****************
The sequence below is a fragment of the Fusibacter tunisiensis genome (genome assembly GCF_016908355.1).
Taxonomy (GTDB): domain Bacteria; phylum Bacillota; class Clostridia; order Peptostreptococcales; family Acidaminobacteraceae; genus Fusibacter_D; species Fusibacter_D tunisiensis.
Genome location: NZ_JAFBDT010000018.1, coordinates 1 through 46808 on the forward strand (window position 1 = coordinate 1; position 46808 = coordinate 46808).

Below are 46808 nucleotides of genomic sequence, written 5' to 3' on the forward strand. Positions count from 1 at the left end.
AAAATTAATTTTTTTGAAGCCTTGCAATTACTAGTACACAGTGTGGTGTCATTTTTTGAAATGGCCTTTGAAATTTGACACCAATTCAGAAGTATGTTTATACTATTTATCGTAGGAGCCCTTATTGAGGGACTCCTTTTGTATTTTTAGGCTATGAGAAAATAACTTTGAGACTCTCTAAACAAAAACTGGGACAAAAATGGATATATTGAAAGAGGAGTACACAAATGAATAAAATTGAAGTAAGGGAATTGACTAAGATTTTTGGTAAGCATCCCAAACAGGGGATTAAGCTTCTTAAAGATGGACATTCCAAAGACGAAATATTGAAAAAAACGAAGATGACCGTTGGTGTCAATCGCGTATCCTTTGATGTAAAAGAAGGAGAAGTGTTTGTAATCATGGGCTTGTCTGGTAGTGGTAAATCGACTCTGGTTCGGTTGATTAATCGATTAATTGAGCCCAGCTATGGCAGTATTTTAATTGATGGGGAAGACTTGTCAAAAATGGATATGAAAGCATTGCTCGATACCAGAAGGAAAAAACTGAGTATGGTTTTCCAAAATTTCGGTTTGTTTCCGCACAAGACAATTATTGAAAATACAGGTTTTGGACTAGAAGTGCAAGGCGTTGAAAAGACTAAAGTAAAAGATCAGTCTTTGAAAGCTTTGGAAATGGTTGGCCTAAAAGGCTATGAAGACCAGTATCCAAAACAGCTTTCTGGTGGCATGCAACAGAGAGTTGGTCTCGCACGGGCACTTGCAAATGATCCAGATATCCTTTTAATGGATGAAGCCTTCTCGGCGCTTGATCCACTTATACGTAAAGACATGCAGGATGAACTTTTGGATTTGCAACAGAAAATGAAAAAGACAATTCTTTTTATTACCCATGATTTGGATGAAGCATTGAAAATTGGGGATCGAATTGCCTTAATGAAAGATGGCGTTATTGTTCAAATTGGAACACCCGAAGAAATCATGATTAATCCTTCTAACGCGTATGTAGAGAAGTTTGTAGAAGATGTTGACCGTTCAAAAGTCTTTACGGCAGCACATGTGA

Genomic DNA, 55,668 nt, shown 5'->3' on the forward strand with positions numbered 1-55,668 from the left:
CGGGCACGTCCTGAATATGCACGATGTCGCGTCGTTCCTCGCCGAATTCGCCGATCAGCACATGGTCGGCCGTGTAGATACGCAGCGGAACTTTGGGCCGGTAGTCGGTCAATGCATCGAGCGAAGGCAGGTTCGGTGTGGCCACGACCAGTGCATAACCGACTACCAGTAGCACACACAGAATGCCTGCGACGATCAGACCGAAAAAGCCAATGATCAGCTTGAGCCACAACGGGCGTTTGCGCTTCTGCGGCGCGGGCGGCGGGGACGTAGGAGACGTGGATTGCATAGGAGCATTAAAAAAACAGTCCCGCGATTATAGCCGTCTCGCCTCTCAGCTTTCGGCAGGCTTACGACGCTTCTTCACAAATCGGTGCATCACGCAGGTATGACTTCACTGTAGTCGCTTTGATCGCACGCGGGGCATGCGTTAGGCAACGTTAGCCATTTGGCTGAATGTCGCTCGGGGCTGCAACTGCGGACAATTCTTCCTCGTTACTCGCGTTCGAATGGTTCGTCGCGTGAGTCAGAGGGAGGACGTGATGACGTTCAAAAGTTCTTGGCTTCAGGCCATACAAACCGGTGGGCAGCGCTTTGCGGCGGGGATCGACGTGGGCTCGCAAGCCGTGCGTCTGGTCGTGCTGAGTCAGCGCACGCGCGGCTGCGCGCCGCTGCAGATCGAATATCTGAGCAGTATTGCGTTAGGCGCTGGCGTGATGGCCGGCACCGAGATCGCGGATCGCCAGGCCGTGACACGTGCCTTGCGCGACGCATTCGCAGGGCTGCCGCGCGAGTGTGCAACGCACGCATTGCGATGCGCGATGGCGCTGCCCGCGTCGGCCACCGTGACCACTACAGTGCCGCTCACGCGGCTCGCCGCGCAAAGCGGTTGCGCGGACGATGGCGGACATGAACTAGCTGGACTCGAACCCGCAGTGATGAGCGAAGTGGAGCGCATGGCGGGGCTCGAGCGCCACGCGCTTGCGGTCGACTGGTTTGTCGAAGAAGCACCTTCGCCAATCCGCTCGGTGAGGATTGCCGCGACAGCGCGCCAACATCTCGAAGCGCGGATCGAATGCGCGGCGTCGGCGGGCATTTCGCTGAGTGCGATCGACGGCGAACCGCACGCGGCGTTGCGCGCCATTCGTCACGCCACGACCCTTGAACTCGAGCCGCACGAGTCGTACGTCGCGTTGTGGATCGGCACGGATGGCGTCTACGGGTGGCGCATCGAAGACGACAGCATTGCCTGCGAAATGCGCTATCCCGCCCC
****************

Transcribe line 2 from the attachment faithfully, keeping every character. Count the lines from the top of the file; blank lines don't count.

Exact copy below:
Taxonomy (GTDB): domain Bacteria; phylum Bacillota; class Clostridia; order Peptostreptococcales; family Acidaminobacteraceae; genus Fusibacter_D; species Fusibacter_D tunisiensis.